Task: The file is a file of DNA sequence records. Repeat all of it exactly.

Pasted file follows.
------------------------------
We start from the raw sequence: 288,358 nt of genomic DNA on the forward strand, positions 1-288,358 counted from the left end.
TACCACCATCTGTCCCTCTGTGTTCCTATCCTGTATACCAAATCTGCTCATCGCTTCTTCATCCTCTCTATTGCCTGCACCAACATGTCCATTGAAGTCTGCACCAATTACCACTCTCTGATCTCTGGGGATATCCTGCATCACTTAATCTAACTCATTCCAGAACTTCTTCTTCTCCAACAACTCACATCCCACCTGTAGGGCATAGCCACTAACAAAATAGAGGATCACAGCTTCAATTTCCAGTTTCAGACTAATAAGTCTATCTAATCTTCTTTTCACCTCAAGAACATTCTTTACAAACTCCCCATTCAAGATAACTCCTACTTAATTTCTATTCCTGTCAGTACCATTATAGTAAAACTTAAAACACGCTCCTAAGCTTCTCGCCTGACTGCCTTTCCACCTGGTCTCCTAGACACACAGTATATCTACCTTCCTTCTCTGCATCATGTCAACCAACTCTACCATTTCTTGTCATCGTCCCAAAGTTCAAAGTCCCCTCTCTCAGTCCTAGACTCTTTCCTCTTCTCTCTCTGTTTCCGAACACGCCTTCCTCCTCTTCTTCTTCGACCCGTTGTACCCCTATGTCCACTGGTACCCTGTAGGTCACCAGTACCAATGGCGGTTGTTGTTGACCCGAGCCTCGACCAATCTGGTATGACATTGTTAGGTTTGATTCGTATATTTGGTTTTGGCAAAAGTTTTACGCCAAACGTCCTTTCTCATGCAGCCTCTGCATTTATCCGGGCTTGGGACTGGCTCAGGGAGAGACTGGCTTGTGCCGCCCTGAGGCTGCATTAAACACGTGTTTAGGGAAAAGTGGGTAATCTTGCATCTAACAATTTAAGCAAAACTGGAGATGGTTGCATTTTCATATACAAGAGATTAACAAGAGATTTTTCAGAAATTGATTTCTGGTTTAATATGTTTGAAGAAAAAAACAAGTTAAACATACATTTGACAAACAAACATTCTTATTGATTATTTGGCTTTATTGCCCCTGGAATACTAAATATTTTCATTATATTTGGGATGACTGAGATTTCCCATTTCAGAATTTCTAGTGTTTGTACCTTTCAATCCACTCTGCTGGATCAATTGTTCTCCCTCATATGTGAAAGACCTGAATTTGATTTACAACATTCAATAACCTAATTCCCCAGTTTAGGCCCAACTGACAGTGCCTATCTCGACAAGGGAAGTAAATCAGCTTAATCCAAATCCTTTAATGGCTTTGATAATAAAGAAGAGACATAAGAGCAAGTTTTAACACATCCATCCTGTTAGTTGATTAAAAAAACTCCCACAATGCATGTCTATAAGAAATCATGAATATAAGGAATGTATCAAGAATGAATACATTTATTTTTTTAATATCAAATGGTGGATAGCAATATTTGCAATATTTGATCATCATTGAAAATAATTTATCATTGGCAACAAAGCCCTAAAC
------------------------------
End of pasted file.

We start from the raw sequence: 288,358 nt of genomic DNA on the forward strand, positions 1-288,358 counted from the left end.
TACCACCATCTGTCCCTCTGTGTTCCTATCCTGTATACCAAATCTGCTCATCGCTTCTTCATCCTCTCTATTGCCTGCACCAACATGTCCATTGAAGTCTGCACCAATTACCACTCTCTGATCTCTGGGGATATCCTGCATCACTTAATCTAACTCATTCCAGAACTTCTTCTTCTCCAACAACTCACATCCCACCTGTAGGGCATAGCCACTAACAAAATAGAGGATCACAGCTTCAATTTCCAGTTTCAGACTAATAAGTCTATCTAATCTTCTTTTCACCTCAAGAACATTCTTTACAAACTCCCCATTCAAGATAACTCCTACTTAATTTCTATTCCTGTCAGTACCATTATAGTAAAACTTAAAACACGCTCCTAAGCTTCTCGCCTGACTGCCTTTCCACCTGGTCTCCTAGACACACAGTATATCTACCTTCCTTCTCTGCATCATGTCAACCAACTCTACCATTTCTTGTCATCGTCCCAAAGTTCAAAGTCCCCTCTCTCAGTCCTAGACTCTTTCCTCTTCTCTCTCTGTTTCCGAACACGCCTTCCTCCTCTTCTTCTTCGACCCGTTGTACCCCTATGTCCACTGGTACCCTGTAGGTCACCAGTACCAATGGCGGTTGTTGTTGACCCGAGCCTCGACCAATCTGGTATGACATTGTTAGGTTTGATTCGTATATTTGGTTTTGGCAAAAGTTTTACGCCAAACGTCCTTTCTCATGCAGCCTCTGCATTTATCCGGGCTTGGGACTGGCTCAGGGAGAGACTGGCTTGTGCCGCCCTGAGGCTGCATTAAACACGTGTTTAGGGAAAAGTGGGTAATCTTGCATCTAACAATTTAAGCAAAACTGGAGATGGTTGCATTTTCATATACAAGAGATTAACAAGAGATTTTTCAGAAATTGATTTCTGGTTTAATATGTTTGAAGAAAAAAACAAGTTAAACATACATTTGACAAACAAACATTCTTATTGATTATTTGGCTTTATTGCCCCTGGAATACTAAATATTTTCATTATATTTGGGATGACTGAGATTTCCCATTTCAGAATTTCTAGTGTTTGTACCTTTCAATCCACTCTGCTGGATCAATTGTTCTCCCTCATATGTGAAAGACCTGAATTTGATTTACAACATTCAATAACCTAATTCCCCAGTTTAGGCCCAACTGACAGTGCCTATCTCGACAAGGGAAGTAAATCAGCTTAATCCAAATCCTTTAATGGCTTTGATAATAAAGAAGAGACATAAGAGCAAGTTTTAACACATCCATCCTGTTAGTTGATTAAAAAAACTCCCACAATGCATGTCTATAAGAAATCATGAATATAAGGAATGTATCAAGAATGAATACATTTATTTTTTTAATATCAAATGGTGGATAGCAATATTTGCAATATTTGATCATCATTGAAAATAATTTATCATTGGCAACAAAGCCCTAAAC